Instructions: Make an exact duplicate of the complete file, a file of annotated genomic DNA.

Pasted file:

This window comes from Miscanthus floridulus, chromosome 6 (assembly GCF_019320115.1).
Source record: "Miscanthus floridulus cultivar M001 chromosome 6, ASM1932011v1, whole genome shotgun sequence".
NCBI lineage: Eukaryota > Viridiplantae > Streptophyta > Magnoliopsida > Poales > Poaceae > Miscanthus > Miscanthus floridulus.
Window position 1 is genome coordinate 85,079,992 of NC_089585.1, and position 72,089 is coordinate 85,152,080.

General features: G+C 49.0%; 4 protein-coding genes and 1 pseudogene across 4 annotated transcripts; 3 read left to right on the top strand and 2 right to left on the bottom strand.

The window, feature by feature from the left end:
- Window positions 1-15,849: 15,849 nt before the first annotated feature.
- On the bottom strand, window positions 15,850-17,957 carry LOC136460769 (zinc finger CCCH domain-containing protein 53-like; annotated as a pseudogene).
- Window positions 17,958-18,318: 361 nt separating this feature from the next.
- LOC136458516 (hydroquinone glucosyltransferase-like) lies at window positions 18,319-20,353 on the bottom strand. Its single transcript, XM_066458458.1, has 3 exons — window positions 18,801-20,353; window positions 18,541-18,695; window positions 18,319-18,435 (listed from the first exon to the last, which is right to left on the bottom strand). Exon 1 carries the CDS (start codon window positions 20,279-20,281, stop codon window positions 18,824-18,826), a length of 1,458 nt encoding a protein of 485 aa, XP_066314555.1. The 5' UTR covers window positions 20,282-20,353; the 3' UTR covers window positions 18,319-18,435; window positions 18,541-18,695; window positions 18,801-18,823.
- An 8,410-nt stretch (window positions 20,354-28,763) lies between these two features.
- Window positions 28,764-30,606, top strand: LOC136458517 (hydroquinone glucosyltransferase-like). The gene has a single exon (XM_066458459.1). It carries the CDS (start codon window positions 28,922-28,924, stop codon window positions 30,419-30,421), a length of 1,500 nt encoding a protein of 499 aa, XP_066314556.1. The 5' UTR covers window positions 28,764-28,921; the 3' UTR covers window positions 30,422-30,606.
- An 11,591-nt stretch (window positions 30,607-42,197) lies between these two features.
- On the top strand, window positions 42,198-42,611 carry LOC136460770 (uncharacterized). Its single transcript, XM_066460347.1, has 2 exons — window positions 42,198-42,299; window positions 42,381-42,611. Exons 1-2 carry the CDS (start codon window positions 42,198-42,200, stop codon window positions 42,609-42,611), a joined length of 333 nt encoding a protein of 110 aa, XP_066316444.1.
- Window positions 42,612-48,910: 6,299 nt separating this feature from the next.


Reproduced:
This window comes from Miscanthus floridulus, chromosome 6 (assembly GCF_019320115.1).
Source record: "Miscanthus floridulus cultivar M001 chromosome 6, ASM1932011v1, whole genome shotgun sequence".
NCBI lineage: Eukaryota > Viridiplantae > Streptophyta > Magnoliopsida > Poales > Poaceae > Miscanthus > Miscanthus floridulus.
Window position 1 is genome coordinate 85,079,992 of NC_089585.1, and position 72,089 is coordinate 85,152,080.

General features: G+C 49.0%; 4 protein-coding genes and 1 pseudogene across 4 annotated transcripts; 3 read left to right on the top strand and 2 right to left on the bottom strand.

The window, feature by feature from the left end:
- Window positions 1-15,849: 15,849 nt before the first annotated feature.
- On the bottom strand, window positions 15,850-17,957 carry LOC136460769 (zinc finger CCCH domain-containing protein 53-like; annotated as a pseudogene).
- Window positions 17,958-18,318: 361 nt separating this feature from the next.
- LOC136458516 (hydroquinone glucosyltransferase-like) lies at window positions 18,319-20,353 on the bottom strand. Its single transcript, XM_066458458.1, has 3 exons — window positions 18,801-20,353; window positions 18,541-18,695; window positions 18,319-18,435 (listed from the first exon to the last, which is right to left on the bottom strand). Exon 1 carries the CDS (start codon window positions 20,279-20,281, stop codon window positions 18,824-18,826), a length of 1,458 nt encoding a protein of 485 aa, XP_066314555.1. The 5' UTR covers window positions 20,282-20,353; the 3' UTR covers window positions 18,319-18,435; window positions 18,541-18,695; window positions 18,801-18,823.
- An 8,410-nt stretch (window positions 20,354-28,763) lies between these two features.
- Window positions 28,764-30,606, top strand: LOC136458517 (hydroquinone glucosyltransferase-like). The gene has a single exon (XM_066458459.1). It carries the CDS (start codon window positions 28,922-28,924, stop codon window positions 30,419-30,421), a length of 1,500 nt encoding a protein of 499 aa, XP_066314556.1. The 5' UTR covers window positions 28,764-28,921; the 3' UTR covers window positions 30,422-30,606.
- An 11,591-nt stretch (window positions 30,607-42,197) lies between these two features.
- On the top strand, window positions 42,198-42,611 carry LOC136460770 (uncharacterized). Its single transcript, XM_066460347.1, has 2 exons — window positions 42,198-42,299; window positions 42,381-42,611. Exons 1-2 carry the CDS (start codon window positions 42,198-42,200, stop codon window positions 42,609-42,611), a joined length of 333 nt encoding a protein of 110 aa, XP_066316444.1.
- Window positions 42,612-48,910: 6,299 nt separating this feature from the next.